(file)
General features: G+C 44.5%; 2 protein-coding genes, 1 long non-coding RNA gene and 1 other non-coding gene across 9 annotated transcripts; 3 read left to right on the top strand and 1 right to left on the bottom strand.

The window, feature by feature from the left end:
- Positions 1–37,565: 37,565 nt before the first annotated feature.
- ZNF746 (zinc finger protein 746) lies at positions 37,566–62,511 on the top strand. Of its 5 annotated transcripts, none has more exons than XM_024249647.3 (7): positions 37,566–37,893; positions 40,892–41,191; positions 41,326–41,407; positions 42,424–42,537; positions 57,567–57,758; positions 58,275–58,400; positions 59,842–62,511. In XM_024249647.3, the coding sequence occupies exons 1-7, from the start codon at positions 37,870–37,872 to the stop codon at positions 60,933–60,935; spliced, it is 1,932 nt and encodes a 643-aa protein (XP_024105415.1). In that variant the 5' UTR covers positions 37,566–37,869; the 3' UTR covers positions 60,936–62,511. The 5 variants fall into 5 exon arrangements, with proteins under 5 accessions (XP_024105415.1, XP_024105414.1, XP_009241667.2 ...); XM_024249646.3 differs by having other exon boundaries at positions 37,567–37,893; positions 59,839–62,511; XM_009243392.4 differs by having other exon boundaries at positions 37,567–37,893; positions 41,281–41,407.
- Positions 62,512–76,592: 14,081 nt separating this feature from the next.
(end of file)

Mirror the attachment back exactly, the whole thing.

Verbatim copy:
General features: G+C 44.5%; 2 protein-coding genes, 1 long non-coding RNA gene and 1 other non-coding gene across 9 annotated transcripts; 3 read left to right on the top strand and 1 right to left on the bottom strand.

The window, feature by feature from the left end:
- Positions 1–37,565: 37,565 nt before the first annotated feature.
- ZNF746 (zinc finger protein 746) lies at positions 37,566–62,511 on the top strand. Of its 5 annotated transcripts, none has more exons than XM_024249647.3 (7): positions 37,566–37,893; positions 40,892–41,191; positions 41,326–41,407; positions 42,424–42,537; positions 57,567–57,758; positions 58,275–58,400; positions 59,842–62,511. In XM_024249647.3, the coding sequence occupies exons 1-7, from the start codon at positions 37,870–37,872 to the stop codon at positions 60,933–60,935; spliced, it is 1,932 nt and encodes a 643-aa protein (XP_024105415.1). In that variant the 5' UTR covers positions 37,566–37,869; the 3' UTR covers positions 60,936–62,511. The 5 variants fall into 5 exon arrangements, with proteins under 5 accessions (XP_024105415.1, XP_024105414.1, XP_009241667.2 ...); XM_024249646.3 differs by having other exon boundaries at positions 37,567–37,893; positions 59,839–62,511; XM_009243392.4 differs by having other exon boundaries at positions 37,567–37,893; positions 41,281–41,407.
- Positions 62,512–76,592: 14,081 nt separating this feature from the next.